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North Carolina Residential Property Disclosure

All Sellers in North Carolina, with few exceptions, have to complete the North Carolina Residential Property Disclosure Statement

The easiest way to do this is to complete the form on line, at the NC Real Estate Commission site, and to print it off.

This yields the crispest original, and gives us a form that will survive multiple scans and faxes better than most hand-completed forms.  The Listing Agent can then upload the completed form to the MLS listing attachments, so Buyers agents have access to it.

Easy, efficient, effective!

Exceptions to disclosure requirements include foreclosures, new construction that has never been lived in, lease/option transactions.

But, for resale, the homeowner should plan on completing the form.  Agents do not fill out the disclosures, as it is the Seller’s role to tell what they know about the home.  as the instructions on the form indicate, Sellers really do not have to disclose much.  They legally cannot deny problems if they know they exist, but they have the alternative to mark “No Representation.”

“No Representation” is the weakest form of disclosure, and can affect market value.  It can be used legitimately when the Seller has no knowledge of the property, as in an estate sale.  But it can also be used when Sellers would rather not disclose an issue.   It is not uncommon for Sellers to mark “No Representation” when the home has polybutylene piping, as that is a negative for many Buyers.  A fully completed disclosure with “No Representation” in a few key areas can therefore be a red flag to an alert REALTOR® or Buyer.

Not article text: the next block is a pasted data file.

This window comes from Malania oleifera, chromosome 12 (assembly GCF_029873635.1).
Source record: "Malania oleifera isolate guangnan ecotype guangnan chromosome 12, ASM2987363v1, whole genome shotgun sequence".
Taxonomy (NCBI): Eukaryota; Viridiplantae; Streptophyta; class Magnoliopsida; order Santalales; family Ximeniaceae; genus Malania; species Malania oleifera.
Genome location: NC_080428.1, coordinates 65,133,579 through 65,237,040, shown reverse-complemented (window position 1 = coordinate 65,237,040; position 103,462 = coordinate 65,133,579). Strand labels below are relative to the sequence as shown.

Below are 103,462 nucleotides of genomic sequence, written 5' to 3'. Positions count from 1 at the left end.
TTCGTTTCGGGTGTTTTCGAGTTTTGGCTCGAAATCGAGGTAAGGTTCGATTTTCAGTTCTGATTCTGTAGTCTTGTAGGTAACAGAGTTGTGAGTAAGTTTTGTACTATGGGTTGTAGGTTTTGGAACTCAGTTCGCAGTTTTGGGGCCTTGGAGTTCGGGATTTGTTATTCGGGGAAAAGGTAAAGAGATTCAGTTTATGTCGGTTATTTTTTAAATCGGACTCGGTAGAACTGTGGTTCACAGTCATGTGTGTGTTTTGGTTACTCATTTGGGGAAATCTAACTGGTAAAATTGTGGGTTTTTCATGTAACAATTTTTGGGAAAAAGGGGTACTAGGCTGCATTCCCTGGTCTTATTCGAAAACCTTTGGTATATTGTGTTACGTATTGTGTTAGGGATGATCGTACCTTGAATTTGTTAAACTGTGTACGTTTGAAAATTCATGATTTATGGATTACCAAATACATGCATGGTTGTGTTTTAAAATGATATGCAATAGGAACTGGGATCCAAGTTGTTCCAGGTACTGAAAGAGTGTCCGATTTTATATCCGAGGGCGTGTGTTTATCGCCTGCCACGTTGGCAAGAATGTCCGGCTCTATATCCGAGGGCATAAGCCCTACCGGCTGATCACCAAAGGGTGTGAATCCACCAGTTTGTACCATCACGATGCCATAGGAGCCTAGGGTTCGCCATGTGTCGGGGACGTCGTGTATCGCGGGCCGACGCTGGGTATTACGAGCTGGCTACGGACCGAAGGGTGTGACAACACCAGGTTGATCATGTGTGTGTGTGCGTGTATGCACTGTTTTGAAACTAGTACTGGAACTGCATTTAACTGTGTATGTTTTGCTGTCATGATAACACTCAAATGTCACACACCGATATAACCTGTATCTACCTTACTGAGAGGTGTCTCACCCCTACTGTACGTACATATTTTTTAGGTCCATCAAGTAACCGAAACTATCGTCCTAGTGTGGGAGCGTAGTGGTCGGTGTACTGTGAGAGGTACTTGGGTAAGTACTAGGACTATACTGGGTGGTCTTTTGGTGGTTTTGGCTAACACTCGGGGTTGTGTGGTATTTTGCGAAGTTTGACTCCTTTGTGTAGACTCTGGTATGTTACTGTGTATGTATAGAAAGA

4 thoughts on “North Carolina Residential Property Disclosure

  1. Hi Mike,

    Quick question. What recourse do I have against a seller that had prior knowledge of a faulty septic system and didn’t disclose it? The company that pumped it several times in the past said that water ran back in when he pumped it and he told the owners that they needed to do something with it. Also, the septic inspector did NOT uncover the D-box as “required” in the inspection. Is he liable as well? What are my options and should I contact someone with the NC Real Estate commission?


    1. Jim,
      Any time you ask about recourse, I think you are getting into legal territory. If you strongly feel you have been wronged, you probably need to talk to an attorney.
      Going to the NC Real Estate Commission would be a later step, I think.

  2. The following questions are peretaining to North Carolina laws:
    What about renting a residence where the last tenant was murdered inside the property. Does that have to be disclosed to the next renter?
    What about selling a house where the previous owner died of natural causes in the house? does that have to be disclosed to the new buyer?

    1. Hi, John,
      It is my understanding that murder and death are not material to the property and by themselves do not have to be disclosed.
      However, you cannot legally be lied to, so if murder and death in a property are important to you, ask about them.

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